Welcome back to a new read along series on The Literary Life Podcast! This week Angelina, Thomas, and Cindy will begin their discussion of Robert Louis Stevenson’s Kidnapped, covering chapters 1-6, as well as giving some background information on the beloved author and the historical setting of this book. Angelina talks about the life of R. L. Stevenson, and Thomas sets the historical stage for the story. We also get a glimpse into the form of the novel as a romance from some clues Stevenson gives at the outset. Cindy highlights the foreboding in the song of a woman David Balfour passes on the road. They look more closely at David’s plight, the role of the usurping uncle, and Stevenson’s excellent storytelling.
Come back next week to get in on the discussion of chapters 7-18.
You are not too late to participate in Thomas’ mini-class on G. K. Chesterton taking place live or later from June 26th through July 7th. Register at HouseofHumaneLetters.com today!
Perhaps it is a mistake to suppose that metaphors can be invented. The real ones, those that formulate intimate connections between one image and another, have always existed; those we can invent are the false ones, which are not worth inventing.Jorge Luis Borges, An Essay on Hawthorne
The tragedy of King Lear, in some of its elements perhaps the very greatest of all the Shakespearean tragedies, is relatively seldom played. It is even possible to have a dark suspicion that it is not universally read; with the usual deplorable result, that it is universally quoted. Perhaps nothing has done so much to weaken the greatest of English achievements, and to leave it open to facile revolt or fatigued reaction, than the abominable habit of quoting Shakespeare without reading Shakespeare.G. K. Chesterton, from and introduction to The Spice of Life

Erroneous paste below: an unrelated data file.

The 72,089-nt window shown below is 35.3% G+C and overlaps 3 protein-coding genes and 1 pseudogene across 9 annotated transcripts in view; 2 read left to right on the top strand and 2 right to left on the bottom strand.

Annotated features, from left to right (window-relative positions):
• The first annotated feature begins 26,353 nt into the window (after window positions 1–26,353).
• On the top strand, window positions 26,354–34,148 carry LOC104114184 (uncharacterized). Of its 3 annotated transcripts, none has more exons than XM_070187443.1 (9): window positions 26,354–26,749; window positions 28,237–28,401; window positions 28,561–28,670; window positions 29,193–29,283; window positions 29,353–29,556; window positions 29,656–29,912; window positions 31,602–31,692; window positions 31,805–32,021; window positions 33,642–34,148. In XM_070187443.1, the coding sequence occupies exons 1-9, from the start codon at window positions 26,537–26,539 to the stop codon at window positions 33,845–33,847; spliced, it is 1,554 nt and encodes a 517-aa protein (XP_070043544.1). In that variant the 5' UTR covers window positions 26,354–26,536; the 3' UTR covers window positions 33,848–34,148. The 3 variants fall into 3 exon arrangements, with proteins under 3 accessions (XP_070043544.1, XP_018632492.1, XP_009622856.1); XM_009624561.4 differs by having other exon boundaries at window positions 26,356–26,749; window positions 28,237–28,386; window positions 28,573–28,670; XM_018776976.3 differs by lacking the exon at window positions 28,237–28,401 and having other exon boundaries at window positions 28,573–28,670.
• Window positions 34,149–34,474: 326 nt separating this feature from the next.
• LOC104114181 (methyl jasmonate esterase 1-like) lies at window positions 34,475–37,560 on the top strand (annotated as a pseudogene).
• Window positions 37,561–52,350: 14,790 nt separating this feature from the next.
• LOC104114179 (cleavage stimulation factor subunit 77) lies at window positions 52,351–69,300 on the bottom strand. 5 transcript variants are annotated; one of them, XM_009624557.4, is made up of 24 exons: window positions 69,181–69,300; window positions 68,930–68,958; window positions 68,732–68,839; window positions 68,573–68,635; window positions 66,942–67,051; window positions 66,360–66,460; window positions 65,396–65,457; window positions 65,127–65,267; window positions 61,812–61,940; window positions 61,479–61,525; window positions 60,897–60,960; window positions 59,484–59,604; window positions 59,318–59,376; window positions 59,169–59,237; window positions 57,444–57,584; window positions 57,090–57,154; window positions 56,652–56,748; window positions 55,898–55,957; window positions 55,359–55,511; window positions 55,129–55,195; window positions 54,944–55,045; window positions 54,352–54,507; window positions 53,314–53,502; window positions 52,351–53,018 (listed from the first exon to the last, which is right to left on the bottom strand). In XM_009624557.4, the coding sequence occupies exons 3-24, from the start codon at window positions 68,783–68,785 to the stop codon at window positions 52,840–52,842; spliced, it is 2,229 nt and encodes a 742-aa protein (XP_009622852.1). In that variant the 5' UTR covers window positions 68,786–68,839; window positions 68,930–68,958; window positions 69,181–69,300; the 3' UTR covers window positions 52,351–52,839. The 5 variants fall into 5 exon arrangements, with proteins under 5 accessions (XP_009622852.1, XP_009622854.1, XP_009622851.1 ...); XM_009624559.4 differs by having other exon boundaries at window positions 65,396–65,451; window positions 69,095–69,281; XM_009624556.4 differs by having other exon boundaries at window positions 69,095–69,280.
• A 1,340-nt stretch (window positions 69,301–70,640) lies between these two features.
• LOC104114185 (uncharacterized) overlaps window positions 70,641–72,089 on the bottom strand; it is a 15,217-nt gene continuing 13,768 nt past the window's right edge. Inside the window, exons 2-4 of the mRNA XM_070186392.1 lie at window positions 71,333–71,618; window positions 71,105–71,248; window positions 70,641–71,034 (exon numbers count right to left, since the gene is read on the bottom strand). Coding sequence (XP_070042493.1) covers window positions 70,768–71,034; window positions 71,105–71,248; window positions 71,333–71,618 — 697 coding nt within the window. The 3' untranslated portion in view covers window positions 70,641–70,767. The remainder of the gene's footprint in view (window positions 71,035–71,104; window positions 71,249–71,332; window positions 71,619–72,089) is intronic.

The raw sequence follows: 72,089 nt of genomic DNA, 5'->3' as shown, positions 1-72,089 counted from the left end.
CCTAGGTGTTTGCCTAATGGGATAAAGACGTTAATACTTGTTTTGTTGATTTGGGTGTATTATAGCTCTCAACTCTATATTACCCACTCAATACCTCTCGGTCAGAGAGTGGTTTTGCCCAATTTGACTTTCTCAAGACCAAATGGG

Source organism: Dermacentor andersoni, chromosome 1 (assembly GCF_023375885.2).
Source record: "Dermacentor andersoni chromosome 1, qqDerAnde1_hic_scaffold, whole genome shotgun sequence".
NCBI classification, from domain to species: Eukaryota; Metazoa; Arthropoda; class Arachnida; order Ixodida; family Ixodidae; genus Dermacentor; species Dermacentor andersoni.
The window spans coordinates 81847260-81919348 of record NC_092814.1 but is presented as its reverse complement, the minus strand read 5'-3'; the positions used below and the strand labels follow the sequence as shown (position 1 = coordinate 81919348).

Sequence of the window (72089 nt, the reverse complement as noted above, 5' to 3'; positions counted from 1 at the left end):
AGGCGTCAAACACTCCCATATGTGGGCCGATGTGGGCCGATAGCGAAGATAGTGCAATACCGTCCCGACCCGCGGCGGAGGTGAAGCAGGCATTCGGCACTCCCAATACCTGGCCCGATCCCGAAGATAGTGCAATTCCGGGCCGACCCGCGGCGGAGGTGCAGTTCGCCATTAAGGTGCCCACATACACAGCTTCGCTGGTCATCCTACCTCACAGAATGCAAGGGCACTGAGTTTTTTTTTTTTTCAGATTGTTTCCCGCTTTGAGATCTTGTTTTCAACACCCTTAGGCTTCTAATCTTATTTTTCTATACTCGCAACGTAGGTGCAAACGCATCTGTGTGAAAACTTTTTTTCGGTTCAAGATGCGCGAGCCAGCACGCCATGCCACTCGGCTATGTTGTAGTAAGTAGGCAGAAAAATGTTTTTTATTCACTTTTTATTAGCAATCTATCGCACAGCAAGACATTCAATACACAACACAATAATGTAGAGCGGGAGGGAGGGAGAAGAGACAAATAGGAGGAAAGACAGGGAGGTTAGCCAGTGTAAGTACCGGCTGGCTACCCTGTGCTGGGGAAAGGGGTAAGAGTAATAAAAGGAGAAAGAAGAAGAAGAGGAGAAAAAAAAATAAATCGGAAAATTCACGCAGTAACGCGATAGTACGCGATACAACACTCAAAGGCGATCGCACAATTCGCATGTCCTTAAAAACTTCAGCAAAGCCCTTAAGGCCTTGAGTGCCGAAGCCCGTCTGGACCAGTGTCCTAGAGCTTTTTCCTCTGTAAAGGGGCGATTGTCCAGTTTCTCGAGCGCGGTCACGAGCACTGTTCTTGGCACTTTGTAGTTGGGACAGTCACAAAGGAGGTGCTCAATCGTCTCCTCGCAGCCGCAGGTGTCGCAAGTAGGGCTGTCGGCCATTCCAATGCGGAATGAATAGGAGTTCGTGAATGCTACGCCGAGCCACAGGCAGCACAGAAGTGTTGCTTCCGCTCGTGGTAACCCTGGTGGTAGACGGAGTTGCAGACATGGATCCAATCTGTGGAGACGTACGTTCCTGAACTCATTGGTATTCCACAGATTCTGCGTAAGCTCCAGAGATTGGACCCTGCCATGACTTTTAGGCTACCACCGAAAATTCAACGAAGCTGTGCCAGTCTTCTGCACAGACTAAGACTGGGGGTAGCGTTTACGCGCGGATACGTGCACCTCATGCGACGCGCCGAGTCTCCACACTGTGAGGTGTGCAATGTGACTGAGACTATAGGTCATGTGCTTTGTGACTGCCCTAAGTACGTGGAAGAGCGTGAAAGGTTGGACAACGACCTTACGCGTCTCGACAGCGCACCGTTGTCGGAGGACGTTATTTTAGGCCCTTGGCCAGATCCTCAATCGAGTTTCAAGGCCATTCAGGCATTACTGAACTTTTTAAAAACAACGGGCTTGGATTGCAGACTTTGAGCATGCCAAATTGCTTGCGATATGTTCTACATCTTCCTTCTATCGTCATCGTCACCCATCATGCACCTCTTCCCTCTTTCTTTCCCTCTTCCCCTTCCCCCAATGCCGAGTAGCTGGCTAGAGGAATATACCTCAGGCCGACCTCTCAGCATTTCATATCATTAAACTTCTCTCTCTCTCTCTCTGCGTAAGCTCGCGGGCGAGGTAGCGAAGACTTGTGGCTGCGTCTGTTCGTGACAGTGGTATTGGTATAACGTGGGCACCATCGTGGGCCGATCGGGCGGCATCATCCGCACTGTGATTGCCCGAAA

Truth is a stern mistress, and when one hath once started off with her one must follow on after the jade, though she lead in flat defiance of all the rules and conditions which would fain turn that tangled wilderness the world into the trim Dutch garden of the story-tellers.Arthur Conan Doyle, Micah Clarke
Epitaph on a Jacobite
by Thomas Macaulay
To my true king I offered free from stain
Courage and faith; vain faith, and courage vain.
For him, I threw lands, honours, wealth, away.
And one dear hope, that was more prized than they.
For him I languished in a foreign clime,
Grey-haired with sorrow in my manhood’s prime;
Heard on Lavernia Scargill’s whispering trees,
And pined by Arno for my lovelier Tees;
Beheld each night my home in fevered sleep,
Each morning started from the dream to weep;
Till God who saw me tried too sorely, gave
The resting place I asked, an early grave.
Oh thou, whom chance leads to this nameless stone,
From that proud country which was once mine own,
By those white cliffs I never more must see,
By that dear language which I spake like thee,
Forget all feuds, and shed one English tear
O’er English dust. A broken heart lies here.
The Napoleon of Notting Hill by G. K. Chesterton
Other Inquisitions: 1937-1952 by Jorge Luis Borges, trans. by Ruth L. C. Simms
The Soul of Wit by G. K. Chesterton, ed. by Dale Ahlquist
The White Company by Arthur Conan Doyle
The Sacketts Series by Louis L’Amour
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